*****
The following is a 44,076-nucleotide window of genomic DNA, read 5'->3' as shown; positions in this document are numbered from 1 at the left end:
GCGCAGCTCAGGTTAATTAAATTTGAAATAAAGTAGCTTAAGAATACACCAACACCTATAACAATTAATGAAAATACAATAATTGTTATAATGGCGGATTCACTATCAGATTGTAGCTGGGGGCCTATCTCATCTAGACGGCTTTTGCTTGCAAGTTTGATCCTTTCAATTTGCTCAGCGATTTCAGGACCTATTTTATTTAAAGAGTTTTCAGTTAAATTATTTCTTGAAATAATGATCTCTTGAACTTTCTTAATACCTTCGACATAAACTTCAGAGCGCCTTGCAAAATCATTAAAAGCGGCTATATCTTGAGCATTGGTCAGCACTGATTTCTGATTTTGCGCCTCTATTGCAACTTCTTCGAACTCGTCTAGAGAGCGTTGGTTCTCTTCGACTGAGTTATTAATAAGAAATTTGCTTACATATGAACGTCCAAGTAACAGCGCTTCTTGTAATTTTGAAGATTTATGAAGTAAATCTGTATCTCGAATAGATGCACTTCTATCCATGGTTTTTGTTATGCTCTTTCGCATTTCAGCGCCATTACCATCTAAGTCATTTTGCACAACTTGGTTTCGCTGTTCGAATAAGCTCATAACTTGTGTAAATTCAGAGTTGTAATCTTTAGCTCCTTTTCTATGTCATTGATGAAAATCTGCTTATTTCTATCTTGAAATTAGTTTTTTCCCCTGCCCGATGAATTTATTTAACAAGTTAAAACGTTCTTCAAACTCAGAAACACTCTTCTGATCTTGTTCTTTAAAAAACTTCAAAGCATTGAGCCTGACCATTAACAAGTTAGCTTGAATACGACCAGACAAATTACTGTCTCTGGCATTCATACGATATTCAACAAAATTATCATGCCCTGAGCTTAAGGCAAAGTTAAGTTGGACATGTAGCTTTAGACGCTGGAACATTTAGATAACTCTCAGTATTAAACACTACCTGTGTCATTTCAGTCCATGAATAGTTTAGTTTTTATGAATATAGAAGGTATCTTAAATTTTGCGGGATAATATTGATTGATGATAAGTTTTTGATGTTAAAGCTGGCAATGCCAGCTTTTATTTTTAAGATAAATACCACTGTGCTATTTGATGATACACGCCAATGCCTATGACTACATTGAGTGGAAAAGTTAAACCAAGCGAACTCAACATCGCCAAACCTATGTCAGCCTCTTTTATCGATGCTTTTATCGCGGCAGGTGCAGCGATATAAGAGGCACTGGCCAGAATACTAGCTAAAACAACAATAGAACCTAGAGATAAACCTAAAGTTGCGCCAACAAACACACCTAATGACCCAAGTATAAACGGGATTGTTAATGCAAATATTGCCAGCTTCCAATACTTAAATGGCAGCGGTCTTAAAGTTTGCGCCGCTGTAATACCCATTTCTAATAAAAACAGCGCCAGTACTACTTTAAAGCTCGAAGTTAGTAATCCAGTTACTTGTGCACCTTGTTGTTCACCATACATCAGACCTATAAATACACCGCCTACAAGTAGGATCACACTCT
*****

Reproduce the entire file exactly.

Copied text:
The following is a 44,076-nucleotide window of genomic DNA, read 5'->3' as shown; positions in this document are numbered from 1 at the left end:
GCGCAGCTCAGGTTAATTAAATTTGAAATAAAGTAGCTTAAGAATACACCAACACCTATAACAATTAATGAAAATACAATAATTGTTATAATGGCGGATTCACTATCAGATTGTAGCTGGGGGCCTATCTCATCTAGACGGCTTTTGCTTGCAAGTTTGATCCTTTCAATTTGCTCAGCGATTTCAGGACCTATTTTATTTAAAGAGTTTTCAGTTAAATTATTTCTTGAAATAATGATCTCTTGAACTTTCTTAATACCTTCGACATAAACTTCAGAGCGCCTTGCAAAATCATTAAAAGCGGCTATATCTTGAGCATTGGTCAGCACTGATTTCTGATTTTGCGCCTCTATTGCAACTTCTTCGAACTCGTCTAGAGAGCGTTGGTTCTCTTCGACTGAGTTATTAATAAGAAATTTGCTTACATATGAACGTCCAAGTAACAGCGCTTCTTGTAATTTTGAAGATTTATGAAGTAAATCTGTATCTCGAATAGATGCACTTCTATCCATGGTTTTTGTTATGCTCTTTCGCATTTCAGCGCCATTACCATCTAAGTCATTTTGCACAACTTGGTTTCGCTGTTCGAATAAGCTCATAACTTGTGTAAATTCAGAGTTGTAATCTTTAGCTCCTTTTCTATGTCATTGATGAAAATCTGCTTATTTCTATCTTGAAATTAGTTTTTTCCCCTGCCCGATGAATTTATTTAACAAGTTAAAACGTTCTTCAAACTCAGAAACACTCTTCTGATCTTGTTCTTTAAAAAACTTCAAAGCATTGAGCCTGACCATTAACAAGTTAGCTTGAATACGACCAGACAAATTACTGTCTCTGGCATTCATACGATATTCAACAAAATTATCATGCCCTGAGCTTAAGGCAAAGTTAAGTTGGACATGTAGCTTTAGACGCTGGAACATTTAGATAACTCTCAGTATTAAACACTACCTGTGTCATTTCAGTCCATGAATAGTTTAGTTTTTATGAATATAGAAGGTATCTTAAATTTTGCGGGATAATATTGATTGATGATAAGTTTTTGATGTTAAAGCTGGCAATGCCAGCTTTTATTTTTAAGATAAATACCACTGTGCTATTTGATGATACACGCCAATGCCTATGACTACATTGAGTGGAAAAGTTAAACCAAGCGAACTCAACATCGCCAAACCTATGTCAGCCTCTTTTATCGATGCTTTTATCGCGGCAGGTGCAGCGATATAAGAGGCACTGGCCAGAATACTAGCTAAAACAACAATAGAACCTAGAGATAAACCTAAAGTTGCGCCAACAAACACACCTAATGACCCAAGTATAAACGGGATTGTTAATGCAAATATTGCCAGCTTCCAATACTTAAATGGCAGCGGTCTTAAAGTTTGCGCCGCTGTAATACCCATTTCTAATAAAAACAGCGCCAGTACTACTTTAAAGCTCGAAGTTAGTAATCCAGTTACTTGTGCACCTTGTTGTTCACCATACATCAGACCTATAAATACACCGCCTACAAGTAGGATCACACTCT